The psychology world is a fascinating one with countless theories that help us understand human behavior. Many theories are incomplete and are continuously being improved based on changes that happen with each generation.
The human race is constantly evolving -- for better and for worse -- and although what we seem to know now may no longer be compatible in 100 years, we must do the best with what we have here and now.
Not every theory has been proven and not all satisfy our beliefs, but there are always those certain theories that spark interest or controversy. One of the theories I’m fascinated with is Robert Sternberg’s Triangular Theory of Love.
It’s quite interesting when you learn about it, and there’s a certain fairytale element about it that defines what a happily-ever-after looks like.
Many people have heard of Maslow’s Hierarchy of Needs which is also a triangle that looks much like a food pyramid, with the most basic needs at the bottom -- food, water, sleep -- and things that are important but less so than the ones at the bottom, such as creativity and spontaneity, at the top.
There are a total of five levels in this pyramid, and although all five levels are needed in sustaining a healthy functioning life, Maslow claims our most basic needs (bottom) must be fulfilled in order to move up the triangle.
The one thing both theories have in common is the fact that they are triangles, but these two theories really do not relate to one another at all.
Unlike Maslow’s Hierarchy of Needs, which focuses on all aspects of human life, Sternberg’s Triangular Theory of Love focuses solely on love and how each corner of the triangle plays a part in our relationships with our partners.
Each angle embodies one aspect of our relationships, which includes intimacy, passion and commitment. The intimacy corner is about the closeness and the bond we feel toward one another.
The passion corner is the physical attraction we feel toward the person, the sexual component of the triangle. And, finally, the commitment corner signifies our commitment to this person and commitment to the relationship.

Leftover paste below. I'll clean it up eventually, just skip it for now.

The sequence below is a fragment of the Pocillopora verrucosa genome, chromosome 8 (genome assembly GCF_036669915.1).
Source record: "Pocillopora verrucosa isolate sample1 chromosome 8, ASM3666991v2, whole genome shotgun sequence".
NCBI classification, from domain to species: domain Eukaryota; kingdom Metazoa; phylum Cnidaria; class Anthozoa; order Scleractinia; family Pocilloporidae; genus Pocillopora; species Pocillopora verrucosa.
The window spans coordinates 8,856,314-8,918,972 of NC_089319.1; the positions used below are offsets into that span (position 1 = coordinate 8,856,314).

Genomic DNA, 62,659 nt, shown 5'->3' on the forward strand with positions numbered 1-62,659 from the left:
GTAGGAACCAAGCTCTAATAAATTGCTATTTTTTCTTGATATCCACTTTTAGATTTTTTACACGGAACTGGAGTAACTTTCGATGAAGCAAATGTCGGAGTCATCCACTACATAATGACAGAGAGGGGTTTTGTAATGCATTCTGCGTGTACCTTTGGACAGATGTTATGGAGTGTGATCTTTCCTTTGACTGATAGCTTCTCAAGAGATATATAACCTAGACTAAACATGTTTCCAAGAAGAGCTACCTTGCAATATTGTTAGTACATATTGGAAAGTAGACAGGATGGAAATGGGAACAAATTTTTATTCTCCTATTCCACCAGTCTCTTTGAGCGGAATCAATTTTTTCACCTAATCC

A “perfect” relationship -- one we should aim for -- is one that includes all three angles, and that is what we call consummate love.
The term depicts the definition quite well because consummate love is one that is certain to consume us; it devours us and eats us whole and becomes the only thing we crave. It becomes the thing we breathe for and scarily, it becomes our lives, something we cannot live without.
As possessive as this may sound, this is the kind of intensity that should be felt with consummate love. Partners with consummate love don’t seem to get tired of each other and can go for years carrying the same penetrating love they had at the beginning of their relationship.
They are fully devoted to each other; their hearts beat with ease in the presence of one another.
If we choose to believe this theory, then when we are curious about the possibility of making someone our lifelong partner, we can ask ourselves how many of the corners he or she fulfills.
The reason this concept is so important to understand is not all marriages or relationships have all three qualities, which is the reason why so many fail.
Many often hold one or two of these qualities, but the last is lacking and it's the deal breaker. Just like every human, every relationship is unique. But, intimacy, passion and commitment are all universal.
In a perfect world, we would all find the one who fully consumes us, but sometimes, the little imperfections are what makes a relationship work, and sometimes, the second or third angle is not needed.
But, that’s the beauty of a theory; it can be tested numerous times and still deliver different results.